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A record number of Atlantic salmon eggs were laid in the East Machias River last year, an indication that an eight-year effort to restore the endangered species in the river is paying off.
Biologists counted 61 redds, or nests that fish build for spawning, buried in several inches of river gravel spread between Crawford and East Machias. That’s six times the number of redds counted in the East Machias River since the Downeast Salmon Federation began tracking salmon egg nesting patterns there 20 years ago, said Dwayne Shaw, the federation’s executive director.
“This is just huge,” Shaw said. “A number like this hasn’t been seen in the river in decades.”
The federation counted 12 redds in 2016, four in 2017 and 10 in 2018. Over the past 20 years, the East Machias River on average has yielded about 10 redds a year.
With each redd containing about 4,000 eggs, the 61 redds are carrying about 240,000 eggs — enough, given the rigors of nature and the presence of predators, to produce about 2,000 salmon that will survive in the river over the next two years and become smolts, fish mature enough to go to sea, Shaw said.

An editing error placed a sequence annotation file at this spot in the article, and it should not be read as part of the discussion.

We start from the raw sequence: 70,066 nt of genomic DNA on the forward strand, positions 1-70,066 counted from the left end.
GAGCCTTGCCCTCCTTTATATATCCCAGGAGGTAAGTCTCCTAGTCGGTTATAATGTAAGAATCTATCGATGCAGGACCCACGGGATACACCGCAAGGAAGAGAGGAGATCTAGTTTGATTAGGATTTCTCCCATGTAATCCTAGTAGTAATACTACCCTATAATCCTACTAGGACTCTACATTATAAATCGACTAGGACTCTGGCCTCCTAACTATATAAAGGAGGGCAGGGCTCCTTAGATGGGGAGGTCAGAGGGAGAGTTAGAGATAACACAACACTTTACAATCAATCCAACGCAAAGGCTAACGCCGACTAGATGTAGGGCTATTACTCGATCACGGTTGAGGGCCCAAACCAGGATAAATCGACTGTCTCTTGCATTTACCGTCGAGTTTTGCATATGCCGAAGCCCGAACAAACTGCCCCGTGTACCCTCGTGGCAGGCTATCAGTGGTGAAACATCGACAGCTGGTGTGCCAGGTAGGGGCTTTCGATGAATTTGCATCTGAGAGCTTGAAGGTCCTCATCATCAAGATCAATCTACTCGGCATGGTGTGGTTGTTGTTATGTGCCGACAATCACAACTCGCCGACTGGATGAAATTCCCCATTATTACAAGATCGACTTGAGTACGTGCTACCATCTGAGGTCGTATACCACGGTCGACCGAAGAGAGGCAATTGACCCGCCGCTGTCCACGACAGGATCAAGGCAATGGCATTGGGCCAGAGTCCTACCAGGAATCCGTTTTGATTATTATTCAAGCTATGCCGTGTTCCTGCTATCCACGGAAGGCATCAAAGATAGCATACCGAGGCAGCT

Declared an endangered species in 2000, the Atlantic salmon is among the most challenging fish species for conservationists to restore to Maine rivers as the waterways recover from decades of industrial pollution. The salmon typically live about five years, spending the first half of their lives in fresh water before venturing to sea and later returning to spawn in the rivers in which they were spawned.
The record number of eggs laid in the East Machias River mirror recent conservationist successes on the Penobscot River, where the Maine Department of Marine Resources reported nearly 1,200 Atlantic salmon at fish lifts in Milford and Orono last year — the largest number counted in eight years.
The East Machias River is 35 miles long and runs from Crawford Lake to the estuary of the Machias River at the head of Machias Bay.
Downeast does not count or estimate fish populations in the East Machias, preferring to count redds, because it lacks adult-fish traps or other devices that the state has, Shaw said.
The Downeast Salmon Federation is a nonprofit organization that manages restoration efforts on nine Maine rivers.